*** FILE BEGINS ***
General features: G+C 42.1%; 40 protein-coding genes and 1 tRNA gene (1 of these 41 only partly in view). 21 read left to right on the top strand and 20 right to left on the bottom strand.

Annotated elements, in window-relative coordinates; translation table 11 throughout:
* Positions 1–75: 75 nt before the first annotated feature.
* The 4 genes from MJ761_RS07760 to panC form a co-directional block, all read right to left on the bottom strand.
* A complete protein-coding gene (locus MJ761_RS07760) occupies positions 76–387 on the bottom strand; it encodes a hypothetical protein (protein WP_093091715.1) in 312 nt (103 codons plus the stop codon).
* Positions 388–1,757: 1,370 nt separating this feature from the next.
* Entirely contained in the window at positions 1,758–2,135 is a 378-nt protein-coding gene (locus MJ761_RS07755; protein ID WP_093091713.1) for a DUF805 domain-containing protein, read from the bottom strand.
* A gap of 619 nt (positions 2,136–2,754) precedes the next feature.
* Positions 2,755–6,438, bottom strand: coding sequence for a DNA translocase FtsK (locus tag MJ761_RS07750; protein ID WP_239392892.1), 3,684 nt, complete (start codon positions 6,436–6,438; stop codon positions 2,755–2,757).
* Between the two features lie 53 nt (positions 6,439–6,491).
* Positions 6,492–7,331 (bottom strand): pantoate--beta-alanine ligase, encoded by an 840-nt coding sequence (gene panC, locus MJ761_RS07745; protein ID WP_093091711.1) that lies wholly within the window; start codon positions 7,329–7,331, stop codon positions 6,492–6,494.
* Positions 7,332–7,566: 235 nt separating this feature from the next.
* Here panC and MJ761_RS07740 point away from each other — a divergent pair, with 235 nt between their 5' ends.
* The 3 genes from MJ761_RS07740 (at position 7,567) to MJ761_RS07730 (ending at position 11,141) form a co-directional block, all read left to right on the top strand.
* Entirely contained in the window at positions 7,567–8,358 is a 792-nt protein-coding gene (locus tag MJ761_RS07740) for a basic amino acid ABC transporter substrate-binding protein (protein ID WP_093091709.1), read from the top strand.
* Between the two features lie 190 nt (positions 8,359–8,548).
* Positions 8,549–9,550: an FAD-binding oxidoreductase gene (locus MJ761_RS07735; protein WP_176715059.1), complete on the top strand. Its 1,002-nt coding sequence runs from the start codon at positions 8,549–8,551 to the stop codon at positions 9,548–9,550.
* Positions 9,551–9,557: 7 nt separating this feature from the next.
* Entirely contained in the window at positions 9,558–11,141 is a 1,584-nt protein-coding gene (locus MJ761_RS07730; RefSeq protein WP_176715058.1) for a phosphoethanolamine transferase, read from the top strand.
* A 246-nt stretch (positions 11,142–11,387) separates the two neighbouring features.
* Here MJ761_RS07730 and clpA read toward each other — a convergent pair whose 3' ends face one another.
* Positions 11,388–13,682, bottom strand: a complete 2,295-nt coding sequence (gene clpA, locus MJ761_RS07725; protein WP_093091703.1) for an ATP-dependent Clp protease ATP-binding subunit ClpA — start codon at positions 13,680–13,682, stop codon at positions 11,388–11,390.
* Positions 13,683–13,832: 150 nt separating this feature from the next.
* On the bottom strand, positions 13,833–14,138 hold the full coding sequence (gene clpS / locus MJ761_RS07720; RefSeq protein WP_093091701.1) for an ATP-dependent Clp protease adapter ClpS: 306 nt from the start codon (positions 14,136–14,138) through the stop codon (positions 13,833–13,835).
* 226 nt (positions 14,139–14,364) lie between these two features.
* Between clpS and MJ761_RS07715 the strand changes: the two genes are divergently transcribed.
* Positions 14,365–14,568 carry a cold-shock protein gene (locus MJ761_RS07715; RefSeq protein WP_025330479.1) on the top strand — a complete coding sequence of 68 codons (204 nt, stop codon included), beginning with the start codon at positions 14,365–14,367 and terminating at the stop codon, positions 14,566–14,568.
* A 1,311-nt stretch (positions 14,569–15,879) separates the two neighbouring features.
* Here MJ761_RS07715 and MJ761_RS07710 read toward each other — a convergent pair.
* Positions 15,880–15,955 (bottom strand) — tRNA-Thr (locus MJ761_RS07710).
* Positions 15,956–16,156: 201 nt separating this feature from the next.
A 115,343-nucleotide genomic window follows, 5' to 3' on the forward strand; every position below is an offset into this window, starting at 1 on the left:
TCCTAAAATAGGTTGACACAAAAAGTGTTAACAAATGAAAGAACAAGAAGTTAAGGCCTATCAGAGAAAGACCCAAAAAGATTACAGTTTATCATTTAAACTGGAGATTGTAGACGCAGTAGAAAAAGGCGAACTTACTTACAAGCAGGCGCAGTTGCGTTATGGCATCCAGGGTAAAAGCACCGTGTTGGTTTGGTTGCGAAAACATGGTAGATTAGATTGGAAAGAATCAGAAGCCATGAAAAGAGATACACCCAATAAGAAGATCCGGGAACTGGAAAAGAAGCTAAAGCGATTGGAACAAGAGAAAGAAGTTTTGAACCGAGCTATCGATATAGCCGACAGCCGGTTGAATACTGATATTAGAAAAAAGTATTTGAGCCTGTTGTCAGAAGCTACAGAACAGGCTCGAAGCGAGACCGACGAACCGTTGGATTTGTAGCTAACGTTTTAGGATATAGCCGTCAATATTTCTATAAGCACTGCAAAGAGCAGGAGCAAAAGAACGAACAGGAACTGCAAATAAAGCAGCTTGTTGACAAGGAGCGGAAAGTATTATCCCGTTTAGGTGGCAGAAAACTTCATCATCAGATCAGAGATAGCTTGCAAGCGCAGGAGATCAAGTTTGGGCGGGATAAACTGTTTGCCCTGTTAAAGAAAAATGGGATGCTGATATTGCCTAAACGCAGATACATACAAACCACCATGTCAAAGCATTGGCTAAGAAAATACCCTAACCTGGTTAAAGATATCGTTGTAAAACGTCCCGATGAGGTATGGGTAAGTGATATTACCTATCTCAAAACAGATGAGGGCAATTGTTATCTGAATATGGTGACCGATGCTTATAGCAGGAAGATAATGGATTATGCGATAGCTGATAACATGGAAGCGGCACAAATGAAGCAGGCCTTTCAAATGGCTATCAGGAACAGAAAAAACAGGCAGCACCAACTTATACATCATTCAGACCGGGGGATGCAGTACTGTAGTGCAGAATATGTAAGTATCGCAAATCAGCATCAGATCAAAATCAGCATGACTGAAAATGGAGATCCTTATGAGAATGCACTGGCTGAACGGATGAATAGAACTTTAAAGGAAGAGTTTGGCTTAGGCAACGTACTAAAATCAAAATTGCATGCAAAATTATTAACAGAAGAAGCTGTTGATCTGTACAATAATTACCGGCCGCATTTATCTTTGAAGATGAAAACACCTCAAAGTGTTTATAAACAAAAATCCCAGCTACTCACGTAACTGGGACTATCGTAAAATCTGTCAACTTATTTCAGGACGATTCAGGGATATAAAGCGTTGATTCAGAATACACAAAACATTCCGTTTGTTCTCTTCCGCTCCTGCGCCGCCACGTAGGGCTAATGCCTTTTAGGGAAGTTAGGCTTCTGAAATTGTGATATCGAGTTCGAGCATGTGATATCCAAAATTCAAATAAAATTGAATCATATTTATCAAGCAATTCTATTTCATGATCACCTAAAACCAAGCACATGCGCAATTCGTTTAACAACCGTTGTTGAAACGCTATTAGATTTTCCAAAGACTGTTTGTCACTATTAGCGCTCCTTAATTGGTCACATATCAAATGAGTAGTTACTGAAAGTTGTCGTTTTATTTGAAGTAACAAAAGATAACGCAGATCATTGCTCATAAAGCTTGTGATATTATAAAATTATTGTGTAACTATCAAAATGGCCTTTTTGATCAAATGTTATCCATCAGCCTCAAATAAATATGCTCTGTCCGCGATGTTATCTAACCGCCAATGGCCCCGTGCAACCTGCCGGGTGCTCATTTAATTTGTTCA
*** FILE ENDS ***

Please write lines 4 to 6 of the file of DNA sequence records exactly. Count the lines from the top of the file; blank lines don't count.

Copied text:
* The 4 genes from MJ761_RS07760 to panC form a co-directional block, all read right to left on the bottom strand.
* A complete protein-coding gene (locus MJ761_RS07760) occupies positions 76–387 on the bottom strand; it encodes a hypothetical protein (protein WP_093091715.1) in 312 nt (103 codons plus the stop codon).
* Positions 388–1,757: 1,370 nt separating this feature from the next.